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Disabled environmental activism must be part of the fight against climate change

Disabled environmental activism must be part of the fight against climate change

Daphne Frias and Valerie Novack

Daphne Frias and Valerie Novack

Daphne Frias and Valerie Novack (Illustration by Shannon May) 

According to the International Disability Report, over one billion people have a disability. That’s 15 percent of the world’s population. World Health Organization. People with disabilities are at greater risk from the environmental degradation and climate change, but they are often overlooked in activism efforts. Inclusion of people with disabilities is vital to ensure that we can work towards climate and environmental justice.

Centering Disability

If the philanthropic community is to advance social justice and equity, diversity, equity and inclusion, it must recognize that disability is essential to its work. This supplement contains critical perspectives and recommendations to dismantle ableism. Sponsored by the Disability & Philanthropy Forum

To achieve meaningful change, we must have a holistic view about our communities. Because sustainability, justice and equity are all interconnected, it is important to talk about disability. People with disabilities should be included in climate and environmental justice. Following their example will encourage us to think outside of our usual practices and assumptions. It will also help us to address the harms we have yet to reduce.

What role does philanthropy need to play in this vital work The Disability & Philanthropy Forum invited Daphne Frias, a disabled youth activist working at the intersection of disability justice and the climate crisis, and Valerie Novack, a disabled disability-policy researcher who focuses on urban planning and emergency management, to a much-needed conversation about climate change, disability, and how philanthropy can take action.

Climate Justice

Valerie Novack: Many of the systems that cause or exacerbate global warming have similar effects on disabled people. The same economic systems that exploit and undervalue the Earth’s resources also exploit and undervalue people with disabilities and the places they live. How do you view climate change in terms of disability rights and disability justice?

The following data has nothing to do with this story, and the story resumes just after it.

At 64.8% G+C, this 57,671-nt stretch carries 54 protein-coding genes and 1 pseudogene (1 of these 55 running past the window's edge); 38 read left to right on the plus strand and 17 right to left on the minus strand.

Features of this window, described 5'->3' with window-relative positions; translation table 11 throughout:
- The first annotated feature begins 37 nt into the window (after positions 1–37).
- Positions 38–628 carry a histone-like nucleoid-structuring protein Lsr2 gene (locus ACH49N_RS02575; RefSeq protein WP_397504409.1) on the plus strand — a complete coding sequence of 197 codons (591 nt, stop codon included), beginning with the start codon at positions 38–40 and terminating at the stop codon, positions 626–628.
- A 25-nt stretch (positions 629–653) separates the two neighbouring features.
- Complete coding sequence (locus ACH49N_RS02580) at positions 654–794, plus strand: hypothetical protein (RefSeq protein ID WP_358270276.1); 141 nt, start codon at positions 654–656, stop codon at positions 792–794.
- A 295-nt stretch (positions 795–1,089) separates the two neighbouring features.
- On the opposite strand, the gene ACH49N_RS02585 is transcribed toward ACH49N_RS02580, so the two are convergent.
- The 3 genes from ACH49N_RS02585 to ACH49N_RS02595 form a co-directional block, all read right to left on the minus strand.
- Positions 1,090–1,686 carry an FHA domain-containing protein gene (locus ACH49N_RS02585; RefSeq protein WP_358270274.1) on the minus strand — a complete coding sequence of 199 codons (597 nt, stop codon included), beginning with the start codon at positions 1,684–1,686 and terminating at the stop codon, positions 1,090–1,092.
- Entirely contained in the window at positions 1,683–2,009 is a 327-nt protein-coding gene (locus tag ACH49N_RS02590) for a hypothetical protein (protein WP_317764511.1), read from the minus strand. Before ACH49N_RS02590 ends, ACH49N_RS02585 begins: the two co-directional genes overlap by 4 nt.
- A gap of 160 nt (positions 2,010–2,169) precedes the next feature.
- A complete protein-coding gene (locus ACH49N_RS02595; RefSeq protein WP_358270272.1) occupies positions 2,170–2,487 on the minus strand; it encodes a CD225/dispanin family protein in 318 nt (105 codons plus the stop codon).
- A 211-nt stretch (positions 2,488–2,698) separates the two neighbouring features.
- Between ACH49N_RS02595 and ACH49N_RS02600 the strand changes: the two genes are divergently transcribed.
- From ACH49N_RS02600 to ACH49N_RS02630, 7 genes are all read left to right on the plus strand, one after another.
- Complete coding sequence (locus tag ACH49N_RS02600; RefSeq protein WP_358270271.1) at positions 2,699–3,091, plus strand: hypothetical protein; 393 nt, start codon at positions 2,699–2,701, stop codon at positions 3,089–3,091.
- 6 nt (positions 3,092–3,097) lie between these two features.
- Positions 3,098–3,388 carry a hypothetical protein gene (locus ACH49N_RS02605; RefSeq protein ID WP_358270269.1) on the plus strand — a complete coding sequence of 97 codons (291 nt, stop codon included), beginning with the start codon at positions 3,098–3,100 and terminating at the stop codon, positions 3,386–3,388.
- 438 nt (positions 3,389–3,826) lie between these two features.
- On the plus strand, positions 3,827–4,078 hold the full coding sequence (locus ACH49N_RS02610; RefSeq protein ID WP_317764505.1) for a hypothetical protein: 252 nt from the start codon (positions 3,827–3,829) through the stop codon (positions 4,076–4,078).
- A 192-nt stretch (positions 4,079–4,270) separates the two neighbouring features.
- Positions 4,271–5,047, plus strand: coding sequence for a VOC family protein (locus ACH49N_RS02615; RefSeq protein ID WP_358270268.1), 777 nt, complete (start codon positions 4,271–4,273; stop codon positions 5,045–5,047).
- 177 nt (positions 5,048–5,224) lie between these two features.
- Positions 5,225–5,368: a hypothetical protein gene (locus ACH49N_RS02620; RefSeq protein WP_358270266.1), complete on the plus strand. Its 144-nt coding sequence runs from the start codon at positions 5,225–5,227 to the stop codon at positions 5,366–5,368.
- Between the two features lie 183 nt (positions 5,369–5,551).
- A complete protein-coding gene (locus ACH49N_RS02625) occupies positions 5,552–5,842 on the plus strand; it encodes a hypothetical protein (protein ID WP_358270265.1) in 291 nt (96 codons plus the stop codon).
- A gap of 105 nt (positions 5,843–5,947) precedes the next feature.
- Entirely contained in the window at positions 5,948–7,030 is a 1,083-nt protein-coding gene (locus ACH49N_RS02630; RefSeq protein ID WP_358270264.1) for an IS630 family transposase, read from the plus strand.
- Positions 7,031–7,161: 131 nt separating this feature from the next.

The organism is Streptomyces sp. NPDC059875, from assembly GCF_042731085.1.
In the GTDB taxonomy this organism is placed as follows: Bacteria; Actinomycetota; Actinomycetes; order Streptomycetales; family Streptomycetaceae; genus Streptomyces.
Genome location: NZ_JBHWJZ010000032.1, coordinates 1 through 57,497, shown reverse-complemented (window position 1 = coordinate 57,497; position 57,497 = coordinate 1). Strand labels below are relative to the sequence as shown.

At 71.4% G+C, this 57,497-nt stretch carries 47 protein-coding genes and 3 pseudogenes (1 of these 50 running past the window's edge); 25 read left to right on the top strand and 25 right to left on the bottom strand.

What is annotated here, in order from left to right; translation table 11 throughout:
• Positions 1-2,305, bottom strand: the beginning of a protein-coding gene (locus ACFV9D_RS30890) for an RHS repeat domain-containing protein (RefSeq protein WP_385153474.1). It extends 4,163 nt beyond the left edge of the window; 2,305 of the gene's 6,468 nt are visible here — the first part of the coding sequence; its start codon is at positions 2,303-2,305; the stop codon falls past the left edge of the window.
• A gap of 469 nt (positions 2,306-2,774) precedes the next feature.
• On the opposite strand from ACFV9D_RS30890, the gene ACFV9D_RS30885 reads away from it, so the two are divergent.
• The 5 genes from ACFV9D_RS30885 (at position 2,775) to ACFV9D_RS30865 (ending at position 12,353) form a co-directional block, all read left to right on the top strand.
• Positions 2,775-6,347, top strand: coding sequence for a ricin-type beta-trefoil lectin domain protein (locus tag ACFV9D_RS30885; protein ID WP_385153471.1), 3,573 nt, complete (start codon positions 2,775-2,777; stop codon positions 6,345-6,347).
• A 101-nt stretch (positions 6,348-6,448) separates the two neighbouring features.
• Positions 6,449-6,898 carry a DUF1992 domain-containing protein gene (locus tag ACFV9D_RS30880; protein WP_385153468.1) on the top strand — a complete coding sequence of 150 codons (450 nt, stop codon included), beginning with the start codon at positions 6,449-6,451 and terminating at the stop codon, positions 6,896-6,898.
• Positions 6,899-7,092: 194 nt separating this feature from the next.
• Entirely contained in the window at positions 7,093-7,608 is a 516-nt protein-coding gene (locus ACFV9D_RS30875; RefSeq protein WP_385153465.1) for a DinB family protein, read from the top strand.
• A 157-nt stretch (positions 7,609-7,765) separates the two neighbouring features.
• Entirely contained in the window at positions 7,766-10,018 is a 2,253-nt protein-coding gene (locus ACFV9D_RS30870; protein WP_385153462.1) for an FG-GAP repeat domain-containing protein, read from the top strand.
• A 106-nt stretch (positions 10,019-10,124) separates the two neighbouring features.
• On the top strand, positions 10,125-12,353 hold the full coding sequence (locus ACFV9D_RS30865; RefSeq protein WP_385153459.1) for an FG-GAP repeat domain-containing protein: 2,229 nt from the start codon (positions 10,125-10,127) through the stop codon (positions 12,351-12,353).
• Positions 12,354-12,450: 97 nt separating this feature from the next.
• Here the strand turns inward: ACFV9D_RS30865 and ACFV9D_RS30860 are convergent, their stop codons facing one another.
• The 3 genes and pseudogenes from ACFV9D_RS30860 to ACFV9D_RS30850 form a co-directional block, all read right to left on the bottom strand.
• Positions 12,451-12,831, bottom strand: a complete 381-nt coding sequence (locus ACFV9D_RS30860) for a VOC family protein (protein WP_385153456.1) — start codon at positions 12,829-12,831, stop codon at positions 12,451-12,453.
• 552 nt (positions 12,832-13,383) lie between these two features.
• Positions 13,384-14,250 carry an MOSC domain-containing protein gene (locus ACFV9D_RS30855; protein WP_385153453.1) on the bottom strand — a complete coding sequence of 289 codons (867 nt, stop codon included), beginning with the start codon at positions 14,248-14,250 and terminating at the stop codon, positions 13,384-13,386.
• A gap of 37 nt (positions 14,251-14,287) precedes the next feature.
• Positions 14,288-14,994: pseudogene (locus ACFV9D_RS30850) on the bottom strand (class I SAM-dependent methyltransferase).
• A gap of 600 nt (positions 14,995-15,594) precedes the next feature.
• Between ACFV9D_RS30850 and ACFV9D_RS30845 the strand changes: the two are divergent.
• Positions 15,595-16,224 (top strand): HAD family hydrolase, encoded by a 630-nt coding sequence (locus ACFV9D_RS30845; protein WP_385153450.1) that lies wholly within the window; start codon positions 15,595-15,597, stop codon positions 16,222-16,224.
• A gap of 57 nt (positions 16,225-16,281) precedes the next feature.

Daphne Frias:Without disability justice, justice is impossible. Disabled people live at intersections of all systems of oppression as well as social justice issues. There isn’t one issue or one intersection where you will not find disabled individuals experiencing the effects of social injustice or advocating for change. Because people with disabilities are often the most vulnerable and most impacted members of society, disability justice and the climate crisis are closely linked. The climate crisis can seem invisible to some people, and it can be difficult for disabled people to see the importance of this issue. We’re tackling two issues in trying to get people to notice and believe both the climate crisis and the need for disability justice.

Environmental Racism

Novack:It is vital to discuss environmental racism, both locally and globally, because of the huge disparities in resources and the increasing climate migration to certain areas. The type of climate change crisis and the policies that govern them will depend on where we live. This includes heat islands created by lack of pervious surfaces and segregated neighborhoods. These areas often have high levels of disability, often due to the presence of people with disabilities and low incomes. Other factors, such as pollution in the air, water, lack services and inadequate shelter, can also cause clustering. Environmental racism, poverty, as well as disability, are often cyclical. How do you see environmental racism affecting people with disabilities like yourself?